Georgetown in Washington, District of Columbia — The American Northeast (Mid-Atlantic)
Early African American Georgetown
Georgetown's first African Americans were brought as slaves to labor for the tobacco industry and for domestic service in the houses of wealthy tobacco merchants. Others came as freed men and women before and after the Civil War. Over time, in the face of laws and customs restricting right of African Americans, a self-reliant community formed that was centered on the church. Mount Zion United Methodist Church, at 1334 29th, is the oldest of the four African American churches remaining in Georgetown. Founded in 1816, it was a school, neighborhood meeting place and a stop on the Underground Railroad.
Land for Mount Zion was purchased from Alfred Pope, a prominent member of Georgetown's new African American leadership, who represented Georgetown in Congress in 1870. Originally a slave, Pope owned a wood and coal yard on 29th Street as well as real estate. By the 1920s, other African American businesses included an ice house on P Street, cobbler and tailor shops on O Street, the Districts largest feed store, and three pharmacies. The three black doctors made house calls even when signs put out warned of scarlet fever, diphtheria or smallpox. On a smaller scale, stands offered lemonade, grapes from backyard vines and local figs.
Rose Park, at 26th and O Streets, included an interracial playground, but when in
Fire alarm boxes such as this one (originally painted red) were installed in the District after the Civil War. In most boxes, the alarm was activated by opening a door on the front of the box and pulling a lever. An automatic telegraph system transmitted the box number to a central office that directed
DC Commission on the Arts and Humanities, DC Creates Public Art Program
District Department of Transportation
Office of the Deputy Mayor for Planning and Economic Development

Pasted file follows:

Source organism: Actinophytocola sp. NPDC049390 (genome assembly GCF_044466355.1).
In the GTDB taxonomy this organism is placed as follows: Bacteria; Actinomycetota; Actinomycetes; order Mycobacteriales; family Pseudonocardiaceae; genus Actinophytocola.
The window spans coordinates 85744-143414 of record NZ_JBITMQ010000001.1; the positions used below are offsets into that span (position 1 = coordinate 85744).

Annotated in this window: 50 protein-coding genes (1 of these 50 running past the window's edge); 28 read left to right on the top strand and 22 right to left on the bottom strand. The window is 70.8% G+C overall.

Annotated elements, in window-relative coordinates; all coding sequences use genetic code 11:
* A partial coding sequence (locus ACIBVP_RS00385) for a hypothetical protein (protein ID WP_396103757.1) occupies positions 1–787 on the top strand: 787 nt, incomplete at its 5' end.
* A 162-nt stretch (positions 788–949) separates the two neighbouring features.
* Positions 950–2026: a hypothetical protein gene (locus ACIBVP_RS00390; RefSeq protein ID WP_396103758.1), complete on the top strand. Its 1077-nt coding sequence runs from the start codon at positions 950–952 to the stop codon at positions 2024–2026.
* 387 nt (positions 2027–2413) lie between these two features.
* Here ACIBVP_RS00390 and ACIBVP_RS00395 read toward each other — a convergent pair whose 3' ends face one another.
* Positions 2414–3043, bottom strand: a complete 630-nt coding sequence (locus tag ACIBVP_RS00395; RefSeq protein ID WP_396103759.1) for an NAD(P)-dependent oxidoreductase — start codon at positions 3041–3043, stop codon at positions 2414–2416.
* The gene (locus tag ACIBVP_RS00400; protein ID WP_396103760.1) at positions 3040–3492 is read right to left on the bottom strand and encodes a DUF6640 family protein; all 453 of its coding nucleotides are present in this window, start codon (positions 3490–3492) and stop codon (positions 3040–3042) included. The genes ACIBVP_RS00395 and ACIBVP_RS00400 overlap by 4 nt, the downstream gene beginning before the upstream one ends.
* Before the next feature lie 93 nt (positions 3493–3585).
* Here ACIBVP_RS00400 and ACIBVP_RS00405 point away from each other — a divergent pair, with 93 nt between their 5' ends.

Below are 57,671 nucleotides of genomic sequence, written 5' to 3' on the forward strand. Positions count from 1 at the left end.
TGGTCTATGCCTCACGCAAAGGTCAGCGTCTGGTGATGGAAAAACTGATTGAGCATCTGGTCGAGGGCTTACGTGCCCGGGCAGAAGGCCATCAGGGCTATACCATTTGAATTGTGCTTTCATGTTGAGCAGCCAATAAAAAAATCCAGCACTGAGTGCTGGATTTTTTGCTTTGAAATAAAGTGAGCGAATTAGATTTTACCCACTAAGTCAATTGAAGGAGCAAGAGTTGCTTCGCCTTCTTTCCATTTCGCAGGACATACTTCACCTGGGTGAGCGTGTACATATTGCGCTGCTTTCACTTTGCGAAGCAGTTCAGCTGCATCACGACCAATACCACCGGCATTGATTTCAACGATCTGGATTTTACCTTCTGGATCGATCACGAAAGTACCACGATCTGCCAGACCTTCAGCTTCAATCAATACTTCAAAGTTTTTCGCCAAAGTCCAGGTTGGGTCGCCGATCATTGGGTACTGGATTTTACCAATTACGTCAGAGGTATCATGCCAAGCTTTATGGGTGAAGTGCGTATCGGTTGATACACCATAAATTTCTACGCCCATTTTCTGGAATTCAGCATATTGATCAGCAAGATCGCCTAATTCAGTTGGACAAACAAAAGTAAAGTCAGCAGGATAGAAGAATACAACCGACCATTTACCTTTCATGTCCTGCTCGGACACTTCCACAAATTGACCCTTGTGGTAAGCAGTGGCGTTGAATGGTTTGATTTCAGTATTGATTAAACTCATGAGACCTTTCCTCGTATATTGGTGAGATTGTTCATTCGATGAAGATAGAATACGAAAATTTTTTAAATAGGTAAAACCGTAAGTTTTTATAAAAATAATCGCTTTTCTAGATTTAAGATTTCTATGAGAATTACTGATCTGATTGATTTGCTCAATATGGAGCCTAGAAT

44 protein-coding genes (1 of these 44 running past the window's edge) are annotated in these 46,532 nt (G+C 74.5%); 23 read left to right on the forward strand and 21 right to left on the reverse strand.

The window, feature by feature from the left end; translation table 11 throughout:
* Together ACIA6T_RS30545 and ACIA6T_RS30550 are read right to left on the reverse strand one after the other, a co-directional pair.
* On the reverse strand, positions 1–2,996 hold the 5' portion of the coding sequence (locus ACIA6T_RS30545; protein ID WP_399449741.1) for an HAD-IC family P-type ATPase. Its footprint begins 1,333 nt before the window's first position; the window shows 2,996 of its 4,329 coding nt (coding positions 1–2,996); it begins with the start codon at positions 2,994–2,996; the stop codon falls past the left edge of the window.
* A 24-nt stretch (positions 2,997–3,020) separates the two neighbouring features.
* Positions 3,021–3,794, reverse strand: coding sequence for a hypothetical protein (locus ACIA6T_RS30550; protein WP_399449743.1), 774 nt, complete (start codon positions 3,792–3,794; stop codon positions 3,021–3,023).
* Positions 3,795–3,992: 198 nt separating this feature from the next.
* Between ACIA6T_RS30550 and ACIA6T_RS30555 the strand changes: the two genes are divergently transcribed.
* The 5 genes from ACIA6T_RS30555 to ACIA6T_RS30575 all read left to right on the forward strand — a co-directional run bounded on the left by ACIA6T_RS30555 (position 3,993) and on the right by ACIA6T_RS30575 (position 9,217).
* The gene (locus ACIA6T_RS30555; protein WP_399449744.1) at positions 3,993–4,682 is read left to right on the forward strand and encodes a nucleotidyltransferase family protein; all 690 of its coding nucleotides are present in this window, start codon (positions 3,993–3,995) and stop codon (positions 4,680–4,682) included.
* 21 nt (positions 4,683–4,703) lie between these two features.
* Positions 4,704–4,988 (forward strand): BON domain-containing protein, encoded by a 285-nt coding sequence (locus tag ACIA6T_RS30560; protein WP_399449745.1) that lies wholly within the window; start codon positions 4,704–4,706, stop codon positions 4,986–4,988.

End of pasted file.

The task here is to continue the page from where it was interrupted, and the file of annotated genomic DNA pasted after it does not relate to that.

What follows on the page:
Citizens Association of Georgetown
The Charles Churchill Read Family
Erected by Cultural Tourism DC.
Location. 38° 54.414′ N, 77° 3.494′ W. Marker is in Georgetown, District of Columbia, in Washington. Marker is at the intersection of N Street NW and 29th Street NW, on the right when traveling north on N Street NW. Touch for map. Marker is at or near this postal address: 2903 N Street NW, Washington DC 20007, United States of America.
Other nearby markers. At least 8 other markers are within walking distance of this marker. Stately Houses and Gardens (within shouting distance of this marker); The Colonial (about 300 feet away, measured in a direct line); Suter Home (about 300 feet away); Mount Zion United Methodist Church and Heritage Center, and the Female Union Band Cemetery (about 400 feet away); John Laird (about 400 feet away); Mt. Zion United Methodist Church Parsonage (about 600 feet away); Epiphany Catholic Church (about 600 feet away); Ross and Getty House (about 600 feet away). Touch for a list and map of all markers in Georgetown.
Categories. • African Americans • Churches & Religion • Industry & Commerce • Sports •
Credits. This page was last revised on February 11, 2018. This page originally submitted on February 2, 2018, by Devry Jones of Washington, District of Columbia. This page has been viewed 67 times since then. Photos: 1, 2, 3. submitted on February 2, 2018, by Devry Jones of Washington, District of Columbia. • Bill Pfingsten was the editor who published this page.